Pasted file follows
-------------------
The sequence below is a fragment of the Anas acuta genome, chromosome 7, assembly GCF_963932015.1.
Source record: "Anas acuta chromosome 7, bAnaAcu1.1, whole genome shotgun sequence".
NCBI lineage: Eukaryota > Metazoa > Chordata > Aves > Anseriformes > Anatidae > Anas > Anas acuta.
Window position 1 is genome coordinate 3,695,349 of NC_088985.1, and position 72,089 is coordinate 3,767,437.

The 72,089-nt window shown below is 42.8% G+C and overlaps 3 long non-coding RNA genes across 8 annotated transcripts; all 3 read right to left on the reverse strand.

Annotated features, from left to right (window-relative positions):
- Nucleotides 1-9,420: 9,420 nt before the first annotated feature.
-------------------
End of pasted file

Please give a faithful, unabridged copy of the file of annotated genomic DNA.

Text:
The sequence below is a fragment of the Anas acuta genome, chromosome 7, assembly GCF_963932015.1.
Source record: "Anas acuta chromosome 7, bAnaAcu1.1, whole genome shotgun sequence".
NCBI lineage: Eukaryota > Metazoa > Chordata > Aves > Anseriformes > Anatidae > Anas > Anas acuta.
Window position 1 is genome coordinate 3,695,349 of NC_088985.1, and position 72,089 is coordinate 3,767,437.

The 72,089-nt window shown below is 42.8% G+C and overlaps 3 long non-coding RNA genes across 8 annotated transcripts; all 3 read right to left on the reverse strand.

Annotated features, from left to right (window-relative positions):
- Nucleotides 1-9,420: 9,420 nt before the first annotated feature.